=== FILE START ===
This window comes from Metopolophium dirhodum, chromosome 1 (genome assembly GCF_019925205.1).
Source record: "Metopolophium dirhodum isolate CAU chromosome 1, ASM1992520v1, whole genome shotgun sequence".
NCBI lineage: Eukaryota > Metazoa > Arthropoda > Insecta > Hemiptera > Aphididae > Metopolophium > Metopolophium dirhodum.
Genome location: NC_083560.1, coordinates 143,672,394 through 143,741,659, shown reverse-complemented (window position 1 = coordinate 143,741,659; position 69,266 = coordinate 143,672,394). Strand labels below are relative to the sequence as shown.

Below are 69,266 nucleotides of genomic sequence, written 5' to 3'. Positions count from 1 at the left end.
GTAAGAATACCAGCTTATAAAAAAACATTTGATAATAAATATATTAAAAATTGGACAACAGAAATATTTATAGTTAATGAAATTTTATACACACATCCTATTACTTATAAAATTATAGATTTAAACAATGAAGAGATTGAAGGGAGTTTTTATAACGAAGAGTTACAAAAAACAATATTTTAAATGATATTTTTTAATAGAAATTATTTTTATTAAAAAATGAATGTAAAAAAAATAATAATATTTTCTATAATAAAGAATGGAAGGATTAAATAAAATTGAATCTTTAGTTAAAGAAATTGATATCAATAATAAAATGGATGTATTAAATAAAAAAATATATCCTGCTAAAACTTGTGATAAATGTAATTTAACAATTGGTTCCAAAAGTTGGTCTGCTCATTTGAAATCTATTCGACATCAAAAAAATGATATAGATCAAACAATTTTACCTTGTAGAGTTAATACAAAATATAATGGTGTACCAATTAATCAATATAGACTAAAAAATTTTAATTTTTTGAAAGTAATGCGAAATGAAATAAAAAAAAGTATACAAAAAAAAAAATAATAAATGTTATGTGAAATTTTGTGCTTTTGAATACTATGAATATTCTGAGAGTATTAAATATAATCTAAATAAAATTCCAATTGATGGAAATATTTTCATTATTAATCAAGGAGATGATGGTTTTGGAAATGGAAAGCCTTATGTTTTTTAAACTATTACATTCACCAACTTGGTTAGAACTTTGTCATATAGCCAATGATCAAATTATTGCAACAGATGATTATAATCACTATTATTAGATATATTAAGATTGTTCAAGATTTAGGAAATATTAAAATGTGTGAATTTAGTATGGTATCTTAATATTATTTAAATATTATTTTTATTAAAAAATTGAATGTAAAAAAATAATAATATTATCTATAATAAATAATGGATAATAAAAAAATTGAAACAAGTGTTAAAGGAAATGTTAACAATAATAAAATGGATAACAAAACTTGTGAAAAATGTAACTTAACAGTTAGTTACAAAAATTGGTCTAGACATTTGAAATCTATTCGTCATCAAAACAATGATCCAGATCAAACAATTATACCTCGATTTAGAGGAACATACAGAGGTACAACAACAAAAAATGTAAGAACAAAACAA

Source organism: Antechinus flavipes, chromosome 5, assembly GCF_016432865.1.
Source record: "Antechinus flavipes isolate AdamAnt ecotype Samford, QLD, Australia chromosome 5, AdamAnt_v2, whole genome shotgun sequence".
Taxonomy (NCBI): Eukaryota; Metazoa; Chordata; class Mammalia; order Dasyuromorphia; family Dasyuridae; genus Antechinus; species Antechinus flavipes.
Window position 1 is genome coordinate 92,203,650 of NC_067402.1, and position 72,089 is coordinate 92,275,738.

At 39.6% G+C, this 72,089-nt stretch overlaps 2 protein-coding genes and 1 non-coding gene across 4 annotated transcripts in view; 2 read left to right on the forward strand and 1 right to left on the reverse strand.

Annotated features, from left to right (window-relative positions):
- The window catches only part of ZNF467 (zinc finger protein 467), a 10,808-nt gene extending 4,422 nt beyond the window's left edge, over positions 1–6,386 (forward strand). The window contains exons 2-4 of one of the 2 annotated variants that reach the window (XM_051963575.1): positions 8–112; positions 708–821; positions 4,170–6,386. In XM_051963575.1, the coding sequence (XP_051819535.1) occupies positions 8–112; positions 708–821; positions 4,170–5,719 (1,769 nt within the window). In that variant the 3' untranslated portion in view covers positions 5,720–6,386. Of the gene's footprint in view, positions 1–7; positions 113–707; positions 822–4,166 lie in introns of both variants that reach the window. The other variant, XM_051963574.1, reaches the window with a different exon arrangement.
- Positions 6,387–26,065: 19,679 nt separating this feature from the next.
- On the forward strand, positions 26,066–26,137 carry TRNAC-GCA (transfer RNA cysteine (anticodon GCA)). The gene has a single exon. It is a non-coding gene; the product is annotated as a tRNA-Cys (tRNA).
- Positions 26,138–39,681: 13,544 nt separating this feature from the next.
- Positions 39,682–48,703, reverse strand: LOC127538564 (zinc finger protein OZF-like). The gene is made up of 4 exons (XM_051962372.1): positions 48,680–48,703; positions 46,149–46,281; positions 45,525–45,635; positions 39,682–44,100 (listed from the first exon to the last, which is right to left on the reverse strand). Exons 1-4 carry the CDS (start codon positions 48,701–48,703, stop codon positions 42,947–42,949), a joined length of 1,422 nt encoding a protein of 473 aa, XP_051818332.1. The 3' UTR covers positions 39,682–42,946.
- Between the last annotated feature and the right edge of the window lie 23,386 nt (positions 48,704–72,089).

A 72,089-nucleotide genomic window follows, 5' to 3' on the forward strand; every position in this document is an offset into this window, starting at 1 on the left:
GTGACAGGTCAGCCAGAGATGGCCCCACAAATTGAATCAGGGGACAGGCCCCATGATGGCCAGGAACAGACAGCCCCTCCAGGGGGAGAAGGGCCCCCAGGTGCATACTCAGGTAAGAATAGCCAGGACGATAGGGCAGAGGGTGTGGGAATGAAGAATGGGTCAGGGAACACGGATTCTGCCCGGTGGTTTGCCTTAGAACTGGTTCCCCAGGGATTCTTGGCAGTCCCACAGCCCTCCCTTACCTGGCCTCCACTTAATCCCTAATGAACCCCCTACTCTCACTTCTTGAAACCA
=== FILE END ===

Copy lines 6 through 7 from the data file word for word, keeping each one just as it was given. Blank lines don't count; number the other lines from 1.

GTAAGAATACCAGCTTATAAAAAAACATTTGATAATAAATATATTAAAAATTGGACAACAGAAATATTTATAGTTAATGAAATTTTATACACACATCCTATTACTTATAAAATTATAGATTTAAACAATGAAGAGATTGAAGGGAGTTTTTATAACGAAGAGTTACAAAAAACAATATTTTAAATGATATTTTTTAATAGAAATTATTTTTATTAAAAAATGAATGTAAAAAAAATAATAATATTTTCTATAATAAAGAATGGAAGGATTAAATAAAATTGAATCTTTAGTTAAAGAAATTGATATCAATAATAAAATGGATGTATTAAATAAAAAAATATATCCTGCTAAAACTTGTGATAAATGTAATTTAACAATTGGTTCCAAAAGTTGGTCTGCTCATTTGAAATCTATTCGACATCAAAAAAATGATATAGATCAAACAATTTTACCTTGTAGAGTTAATACAAAATATAATGGTGTACCAATTAATCAATATAGACTAAAAAATTTTAATTTTTTGAAAGTAATGCGAAATGAAATAAAAAAAAGTATACAAAAAAAAAAATAATAAATGTTATGTGAAATTTTGTGCTTTTGAATACTATGAATATTCTGAGAGTATTAAATATAATCTAAATAAAATTCCAATTGATGGAAATATTTTCATTATTAATCAAGGAGATGATGGTTTTGGAAATGGAAAGCCTTATGTTTTTTAAACTATTACATTCACCAACTTGGTTAGAACTTTGTCATATAGCCAATGATCAAATTATTGCAACAGATGATTATAATCACTATTATTAGATATATTAAGATTGTTCAAGATTTAGGAAATATTAAAATGTGTGAATTTAGTATGGTATCTTAATATTATTTAAATATTATTTTTATTAAAAAATTGAATGTAAAAAAATAATAATATTATCTATAATAAATAATGGATAATAAAAAAATTGAAACAAGTGTTAAAGGAAATGTTAACAATAATAAAATGGATAACAAAACTTGTGAAAAATGTAACTTAACAGTTAGTTACAAAAATTGGTCTAGACATTTGAAATCTATTCGTCATCAAAACAATGATCCAGATCAAACAATTATACCTCGATTTAGAGGAACATACAGAGGTACAACAACAAAAAATGTAAGAACAAAACAA

Source organism: Antechinus flavipes, chromosome 5, assembly GCF_016432865.1.